U.S. President Donald Trump delivered a vague jab at Canadian trade practices on Monday.
“We lose a lot of money with Canada. Canada does not treat us right in terms of the farming and the crossing the borders,” he said at a White House event on his new infrastructure proposal.
“So they’ll either treat us right or we’ll just have to do business a little bit diff… really differently,” he said. “We cannot continue to be taken advantage of by other countries.”
Trump has sometimes struggled to speak clearly about trade specifics, and it was not at all clear what he meant by “the crossing the borders” or by “the farming.”
In the ongoing NAFTA renegotiation talks, Trump’s negotiators have taken aim at Canada’s protectionist supply management system for dairy and poultry. Trump himself complained last year about Canada’s practices with regard to one agricultural matter, over ultrafiltered milk.
Canadian officials have played down Trump’s previous criticism as the usual sound and fury associated with any trade negotiation. Despite Trump’s renewed criticism of Canada on Monday, his NAFTA rhetoric has generally been more positive in 2018 than it was in 2017.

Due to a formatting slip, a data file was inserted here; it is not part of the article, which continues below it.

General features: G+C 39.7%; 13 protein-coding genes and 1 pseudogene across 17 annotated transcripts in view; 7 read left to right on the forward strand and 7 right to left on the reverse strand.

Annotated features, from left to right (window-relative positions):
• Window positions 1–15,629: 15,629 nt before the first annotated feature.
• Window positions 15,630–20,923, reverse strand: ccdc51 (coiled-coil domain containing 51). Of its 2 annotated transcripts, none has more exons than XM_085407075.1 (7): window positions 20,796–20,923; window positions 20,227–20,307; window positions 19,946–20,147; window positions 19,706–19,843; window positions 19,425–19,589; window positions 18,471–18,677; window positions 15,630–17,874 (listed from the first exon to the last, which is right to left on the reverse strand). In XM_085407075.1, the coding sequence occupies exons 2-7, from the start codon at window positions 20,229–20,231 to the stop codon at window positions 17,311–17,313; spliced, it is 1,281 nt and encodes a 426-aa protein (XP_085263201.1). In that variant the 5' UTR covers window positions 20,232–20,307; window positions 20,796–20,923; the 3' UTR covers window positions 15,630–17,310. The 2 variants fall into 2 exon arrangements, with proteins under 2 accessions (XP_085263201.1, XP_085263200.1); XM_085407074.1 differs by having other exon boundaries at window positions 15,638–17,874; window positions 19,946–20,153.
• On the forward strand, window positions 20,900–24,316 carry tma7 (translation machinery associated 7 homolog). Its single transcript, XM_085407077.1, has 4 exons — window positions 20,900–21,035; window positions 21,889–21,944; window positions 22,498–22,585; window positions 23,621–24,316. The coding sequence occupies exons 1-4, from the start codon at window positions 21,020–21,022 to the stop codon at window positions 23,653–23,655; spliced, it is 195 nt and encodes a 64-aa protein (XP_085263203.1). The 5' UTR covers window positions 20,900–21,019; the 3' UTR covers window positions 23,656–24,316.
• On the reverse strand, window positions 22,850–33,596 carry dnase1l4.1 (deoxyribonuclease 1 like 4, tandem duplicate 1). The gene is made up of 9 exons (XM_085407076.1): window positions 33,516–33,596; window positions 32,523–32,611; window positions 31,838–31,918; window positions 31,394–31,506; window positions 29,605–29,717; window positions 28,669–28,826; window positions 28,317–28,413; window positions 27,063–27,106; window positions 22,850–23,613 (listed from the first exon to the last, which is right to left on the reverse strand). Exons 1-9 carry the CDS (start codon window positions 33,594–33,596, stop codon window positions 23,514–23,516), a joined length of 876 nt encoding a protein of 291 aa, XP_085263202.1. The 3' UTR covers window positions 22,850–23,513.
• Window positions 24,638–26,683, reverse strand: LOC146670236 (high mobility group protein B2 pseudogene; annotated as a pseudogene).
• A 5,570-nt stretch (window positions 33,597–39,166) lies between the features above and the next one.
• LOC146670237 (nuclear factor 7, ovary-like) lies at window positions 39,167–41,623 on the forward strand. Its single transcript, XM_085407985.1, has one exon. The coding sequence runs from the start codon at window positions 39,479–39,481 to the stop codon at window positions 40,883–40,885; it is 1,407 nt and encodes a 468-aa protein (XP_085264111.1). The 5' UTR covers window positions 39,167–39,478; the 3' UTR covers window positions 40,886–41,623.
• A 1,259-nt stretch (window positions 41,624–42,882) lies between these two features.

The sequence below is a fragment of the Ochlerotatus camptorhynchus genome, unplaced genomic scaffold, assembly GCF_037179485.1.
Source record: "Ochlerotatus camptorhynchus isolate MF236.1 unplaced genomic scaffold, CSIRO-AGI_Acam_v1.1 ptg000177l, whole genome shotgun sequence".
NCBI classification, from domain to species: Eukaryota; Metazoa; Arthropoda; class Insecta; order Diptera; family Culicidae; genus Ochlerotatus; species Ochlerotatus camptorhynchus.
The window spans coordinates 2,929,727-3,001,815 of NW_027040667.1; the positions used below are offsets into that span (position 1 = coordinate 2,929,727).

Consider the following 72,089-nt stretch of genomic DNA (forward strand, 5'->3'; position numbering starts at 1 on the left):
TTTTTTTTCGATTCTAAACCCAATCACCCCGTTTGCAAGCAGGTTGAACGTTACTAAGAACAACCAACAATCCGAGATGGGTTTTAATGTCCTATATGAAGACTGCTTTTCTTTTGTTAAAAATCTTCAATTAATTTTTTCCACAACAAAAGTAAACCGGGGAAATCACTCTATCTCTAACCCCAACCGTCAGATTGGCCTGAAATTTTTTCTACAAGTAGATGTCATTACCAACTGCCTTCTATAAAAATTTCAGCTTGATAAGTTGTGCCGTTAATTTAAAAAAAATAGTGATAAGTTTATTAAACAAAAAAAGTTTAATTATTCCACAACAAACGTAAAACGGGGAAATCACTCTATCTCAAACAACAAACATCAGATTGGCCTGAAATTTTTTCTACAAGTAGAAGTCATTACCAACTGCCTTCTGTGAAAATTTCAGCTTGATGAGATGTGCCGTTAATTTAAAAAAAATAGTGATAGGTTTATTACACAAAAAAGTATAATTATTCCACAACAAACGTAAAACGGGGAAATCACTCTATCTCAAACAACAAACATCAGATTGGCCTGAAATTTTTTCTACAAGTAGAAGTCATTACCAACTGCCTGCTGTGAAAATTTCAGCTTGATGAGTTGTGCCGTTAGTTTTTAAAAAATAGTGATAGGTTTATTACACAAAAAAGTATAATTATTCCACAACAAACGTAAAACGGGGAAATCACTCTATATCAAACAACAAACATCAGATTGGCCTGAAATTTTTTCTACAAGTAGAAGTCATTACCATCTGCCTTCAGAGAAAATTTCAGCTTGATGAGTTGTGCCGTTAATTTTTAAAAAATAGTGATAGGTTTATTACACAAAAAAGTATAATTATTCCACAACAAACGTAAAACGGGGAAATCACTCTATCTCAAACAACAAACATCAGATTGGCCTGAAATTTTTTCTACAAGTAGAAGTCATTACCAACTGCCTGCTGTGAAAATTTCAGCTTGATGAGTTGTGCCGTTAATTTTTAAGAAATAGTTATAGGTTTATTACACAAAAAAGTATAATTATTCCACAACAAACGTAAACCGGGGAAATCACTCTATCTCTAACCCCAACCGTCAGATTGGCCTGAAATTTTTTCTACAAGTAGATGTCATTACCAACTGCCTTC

He suggested again on Monday that he is willing to give his negotiators time to work rather than quickly initiating a withdrawal from the agreement, though he then suggested immediately that he is not worried about the possible harm of a withdrawal.
“Hopefully the renegotiation will be successful. And if it’s not, we’ll be more successful,” he said.
The Canadian government has disputed Trump’s frequent claim that the U.S. “loses” money on trade with Canada. When services trade is counted, the U.S. has a trade surplus with Canada, not a deficit.
“The sum of our trade, including both goods and services, is essentially balanced. In fact, in 2016, the U.S. enjoyed a trade surplus with Canada of close to $8 billion (U.S.). In manufactured goods, your surplus was nearly $36 billion,” Prime Minister Justin Trudeau said in a speech Friday at the Ronald Reagan Presidential Library in California. “Those are American numbers, by the way, from the U.S. Bureau of Economic Analysis, in the Department of Commerce.”
Trudeau also rejected Trump’s conception of trade as a battle between winners and losers.
“Trade is not a hockey game. The truth is that both Canada and the United States are winning. And so is Mexico. And that’s how we should keep it. When trade is working as it should, all partners win,” he said.
Trump also complained Monday about Mexico and other unnamed countries. He said he would be introducing a proposal for a “reciprocal tax” on imports aimed at punishing countries with tariffs he described as unfair.
“Some of them are so-called allies, but they are not allies on trade,” he said.
The seventh round of NAFTA talks is scheduled to begin in Mexico City in late February.